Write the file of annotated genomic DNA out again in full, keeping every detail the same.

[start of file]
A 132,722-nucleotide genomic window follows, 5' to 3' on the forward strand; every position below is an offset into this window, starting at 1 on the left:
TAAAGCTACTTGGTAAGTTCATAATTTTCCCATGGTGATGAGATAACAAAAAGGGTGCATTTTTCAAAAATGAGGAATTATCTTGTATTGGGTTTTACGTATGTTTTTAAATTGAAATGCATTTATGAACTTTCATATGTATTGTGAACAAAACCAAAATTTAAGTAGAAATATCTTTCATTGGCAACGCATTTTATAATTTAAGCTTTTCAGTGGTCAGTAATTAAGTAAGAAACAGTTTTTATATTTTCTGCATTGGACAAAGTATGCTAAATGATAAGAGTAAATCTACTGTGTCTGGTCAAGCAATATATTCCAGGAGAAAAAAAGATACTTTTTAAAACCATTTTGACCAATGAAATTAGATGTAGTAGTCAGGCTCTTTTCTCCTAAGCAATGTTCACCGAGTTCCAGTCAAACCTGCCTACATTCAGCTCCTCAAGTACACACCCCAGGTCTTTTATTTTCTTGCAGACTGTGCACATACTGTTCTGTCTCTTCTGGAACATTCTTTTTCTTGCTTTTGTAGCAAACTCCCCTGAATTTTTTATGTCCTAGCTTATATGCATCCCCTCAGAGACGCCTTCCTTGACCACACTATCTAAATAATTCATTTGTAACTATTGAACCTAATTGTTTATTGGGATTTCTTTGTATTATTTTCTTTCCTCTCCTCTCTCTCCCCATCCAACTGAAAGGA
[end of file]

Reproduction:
A 132,722-nucleotide genomic window follows, 5' to 3' on the forward strand; every position below is an offset into this window, starting at 1 on the left:
TAAAGCTACTTGGTAAGTTCATAATTTTCCCATGGTGATGAGATAACAAAAAGGGTGCATTTTTCAAAAATGAGGAATTATCTTGTATTGGGTTTTACGTATGTTTTTAAATTGAAATGCATTTATGAACTTTCATATGTATTGTGAACAAAACCAAAATTTAAGTAGAAATATCTTTCATTGGCAACGCATTTTATAATTTAAGCTTTTCAGTGGTCAGTAATTAAGTAAGAAACAGTTTTTATATTTTCTGCATTGGACAAAGTATGCTAAATGATAAGAGTAAATCTACTGTGTCTGGTCAAGCAATATATTCCAGGAGAAAAAAAGATACTTTTTAAAACCATTTTGACCAATGAAATTAGATGTAGTAGTCAGGCTCTTTTCTCCTAAGCAATGTTCACCGAGTTCCAGTCAAACCTGCCTACATTCAGCTCCTCAAGTACACACCCCAGGTCTTTTATTTTCTTGCAGACTGTGCACATACTGTTCTGTCTCTTCTGGAACATTCTTTTTCTTGCTTTTGTAGCAAACTCCCCTGAATTTTTTATGTCCTAGCTTATATGCATCCCCTCAGAGACGCCTTCCTTGACCACACTATCTAAATAATTCATTTGTAACTATTGAACCTAATTGTTTATTGGGATTTCTTTGTATTATTTTCTTTCCTCTCCTCTCTCTCCCCATCCAACTGAAAGGA